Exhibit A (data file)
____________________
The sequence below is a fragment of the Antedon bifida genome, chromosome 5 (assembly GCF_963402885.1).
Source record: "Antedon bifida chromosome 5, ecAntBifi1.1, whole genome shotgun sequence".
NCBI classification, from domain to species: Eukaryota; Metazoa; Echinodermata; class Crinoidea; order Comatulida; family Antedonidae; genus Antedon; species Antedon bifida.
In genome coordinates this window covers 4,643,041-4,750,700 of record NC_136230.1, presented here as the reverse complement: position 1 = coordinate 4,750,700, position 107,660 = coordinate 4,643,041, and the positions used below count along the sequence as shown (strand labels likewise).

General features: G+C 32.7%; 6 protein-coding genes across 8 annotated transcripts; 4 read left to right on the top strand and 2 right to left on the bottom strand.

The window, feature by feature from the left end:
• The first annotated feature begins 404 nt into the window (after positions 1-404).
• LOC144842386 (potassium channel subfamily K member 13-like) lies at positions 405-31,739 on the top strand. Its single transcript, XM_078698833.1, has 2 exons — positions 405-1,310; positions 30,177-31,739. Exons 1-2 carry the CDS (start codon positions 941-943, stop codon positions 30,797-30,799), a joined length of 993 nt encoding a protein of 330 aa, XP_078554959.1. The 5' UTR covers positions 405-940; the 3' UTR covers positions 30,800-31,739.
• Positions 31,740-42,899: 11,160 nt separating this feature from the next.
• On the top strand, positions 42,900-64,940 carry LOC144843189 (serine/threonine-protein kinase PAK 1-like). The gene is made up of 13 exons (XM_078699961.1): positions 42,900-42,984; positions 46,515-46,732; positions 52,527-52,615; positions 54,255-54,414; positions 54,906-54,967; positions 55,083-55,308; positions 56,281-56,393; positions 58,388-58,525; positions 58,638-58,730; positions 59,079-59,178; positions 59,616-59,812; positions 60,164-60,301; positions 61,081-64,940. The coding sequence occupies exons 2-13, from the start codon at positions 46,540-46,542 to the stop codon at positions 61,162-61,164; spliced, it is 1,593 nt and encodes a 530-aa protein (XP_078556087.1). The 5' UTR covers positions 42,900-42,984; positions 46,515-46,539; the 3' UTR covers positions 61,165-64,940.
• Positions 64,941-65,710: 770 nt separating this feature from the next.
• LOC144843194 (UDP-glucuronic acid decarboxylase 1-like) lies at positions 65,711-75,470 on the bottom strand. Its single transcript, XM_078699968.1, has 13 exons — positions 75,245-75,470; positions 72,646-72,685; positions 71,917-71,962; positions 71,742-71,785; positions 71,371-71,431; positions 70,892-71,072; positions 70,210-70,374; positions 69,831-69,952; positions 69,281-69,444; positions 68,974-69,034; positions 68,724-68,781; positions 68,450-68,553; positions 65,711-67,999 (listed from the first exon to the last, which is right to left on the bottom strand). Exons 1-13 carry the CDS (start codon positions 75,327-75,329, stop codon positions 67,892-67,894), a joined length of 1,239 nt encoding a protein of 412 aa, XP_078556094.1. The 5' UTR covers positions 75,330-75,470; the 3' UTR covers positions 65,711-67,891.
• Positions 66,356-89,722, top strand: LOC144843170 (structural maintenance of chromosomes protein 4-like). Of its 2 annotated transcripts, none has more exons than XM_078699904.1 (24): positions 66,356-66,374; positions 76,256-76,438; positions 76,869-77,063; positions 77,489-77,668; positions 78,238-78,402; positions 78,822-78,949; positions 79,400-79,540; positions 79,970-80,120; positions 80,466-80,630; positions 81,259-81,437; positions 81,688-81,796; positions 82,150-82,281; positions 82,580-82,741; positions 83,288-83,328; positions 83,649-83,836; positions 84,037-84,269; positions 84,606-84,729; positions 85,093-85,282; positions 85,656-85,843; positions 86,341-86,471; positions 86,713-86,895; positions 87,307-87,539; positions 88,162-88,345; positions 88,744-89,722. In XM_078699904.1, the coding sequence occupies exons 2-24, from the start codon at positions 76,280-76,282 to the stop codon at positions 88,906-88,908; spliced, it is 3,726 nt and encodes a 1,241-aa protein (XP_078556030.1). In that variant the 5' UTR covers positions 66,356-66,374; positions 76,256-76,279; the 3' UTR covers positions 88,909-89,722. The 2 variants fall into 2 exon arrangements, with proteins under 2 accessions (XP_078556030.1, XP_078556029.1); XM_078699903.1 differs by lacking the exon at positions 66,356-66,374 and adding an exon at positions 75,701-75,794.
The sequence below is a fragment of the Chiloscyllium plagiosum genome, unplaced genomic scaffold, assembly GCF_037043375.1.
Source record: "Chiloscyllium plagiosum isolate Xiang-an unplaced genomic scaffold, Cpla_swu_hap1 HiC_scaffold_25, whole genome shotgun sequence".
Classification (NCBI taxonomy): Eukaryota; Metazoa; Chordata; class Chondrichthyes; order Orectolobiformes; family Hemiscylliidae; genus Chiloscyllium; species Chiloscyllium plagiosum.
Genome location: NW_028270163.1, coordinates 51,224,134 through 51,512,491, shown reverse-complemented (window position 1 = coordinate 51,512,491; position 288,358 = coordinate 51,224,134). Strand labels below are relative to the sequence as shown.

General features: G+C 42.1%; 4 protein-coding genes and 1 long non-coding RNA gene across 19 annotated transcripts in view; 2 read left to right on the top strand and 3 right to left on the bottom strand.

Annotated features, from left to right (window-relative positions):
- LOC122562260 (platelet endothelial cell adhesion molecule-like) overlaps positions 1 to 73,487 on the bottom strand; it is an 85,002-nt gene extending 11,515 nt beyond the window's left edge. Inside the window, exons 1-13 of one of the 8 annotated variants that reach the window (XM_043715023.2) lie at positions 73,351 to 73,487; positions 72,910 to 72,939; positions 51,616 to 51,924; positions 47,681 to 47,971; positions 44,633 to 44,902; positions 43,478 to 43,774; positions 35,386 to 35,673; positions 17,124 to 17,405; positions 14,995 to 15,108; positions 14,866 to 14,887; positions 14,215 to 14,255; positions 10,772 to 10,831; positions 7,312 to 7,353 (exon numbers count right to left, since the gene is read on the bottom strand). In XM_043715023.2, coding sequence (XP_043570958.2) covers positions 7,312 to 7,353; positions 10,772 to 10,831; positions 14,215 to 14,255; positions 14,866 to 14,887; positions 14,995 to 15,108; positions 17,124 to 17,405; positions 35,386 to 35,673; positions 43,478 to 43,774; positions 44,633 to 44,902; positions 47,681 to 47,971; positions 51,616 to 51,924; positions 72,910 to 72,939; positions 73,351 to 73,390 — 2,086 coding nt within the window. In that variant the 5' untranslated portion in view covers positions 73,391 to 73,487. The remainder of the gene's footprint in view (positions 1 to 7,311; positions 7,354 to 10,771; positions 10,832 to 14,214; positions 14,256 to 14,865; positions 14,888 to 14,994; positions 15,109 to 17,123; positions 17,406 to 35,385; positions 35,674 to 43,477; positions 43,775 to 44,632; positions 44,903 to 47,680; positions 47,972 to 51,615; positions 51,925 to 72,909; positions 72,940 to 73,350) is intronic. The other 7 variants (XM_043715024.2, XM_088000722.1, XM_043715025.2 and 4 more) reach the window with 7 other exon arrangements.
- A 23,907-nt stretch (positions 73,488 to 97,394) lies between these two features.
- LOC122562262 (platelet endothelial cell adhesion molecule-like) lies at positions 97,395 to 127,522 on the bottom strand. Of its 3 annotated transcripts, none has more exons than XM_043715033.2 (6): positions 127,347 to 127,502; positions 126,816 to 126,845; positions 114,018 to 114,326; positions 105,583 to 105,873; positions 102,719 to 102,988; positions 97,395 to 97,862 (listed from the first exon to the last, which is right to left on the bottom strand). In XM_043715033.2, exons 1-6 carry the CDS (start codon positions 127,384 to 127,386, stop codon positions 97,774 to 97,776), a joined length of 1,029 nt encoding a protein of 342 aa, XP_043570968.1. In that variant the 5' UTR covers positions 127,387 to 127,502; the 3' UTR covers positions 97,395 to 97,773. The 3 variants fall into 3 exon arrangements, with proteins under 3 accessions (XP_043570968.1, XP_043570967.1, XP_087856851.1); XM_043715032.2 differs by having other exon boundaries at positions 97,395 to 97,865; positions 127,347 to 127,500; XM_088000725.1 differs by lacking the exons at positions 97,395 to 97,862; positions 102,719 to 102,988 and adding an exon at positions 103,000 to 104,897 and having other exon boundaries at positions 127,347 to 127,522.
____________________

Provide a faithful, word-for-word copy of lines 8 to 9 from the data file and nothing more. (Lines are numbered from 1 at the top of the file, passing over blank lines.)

• LOC144842386 (potassium channel subfamily K member 13-like) lies at positions 405-31,739 on the top strand. Its single transcript, XM_078698833.1, has 2 exons — positions 405-1,310; positions 30,177-31,739. Exons 1-2 carry the CDS (start codon positions 941-943, stop codon positions 30,797-30,799), a joined length of 993 nt encoding a protein of 330 aa, XP_078554959.1. The 5' UTR covers positions 405-940; the 3' UTR covers positions 30,800-31,739.
• Positions 31,740-42,899: 11,160 nt separating this feature from the next.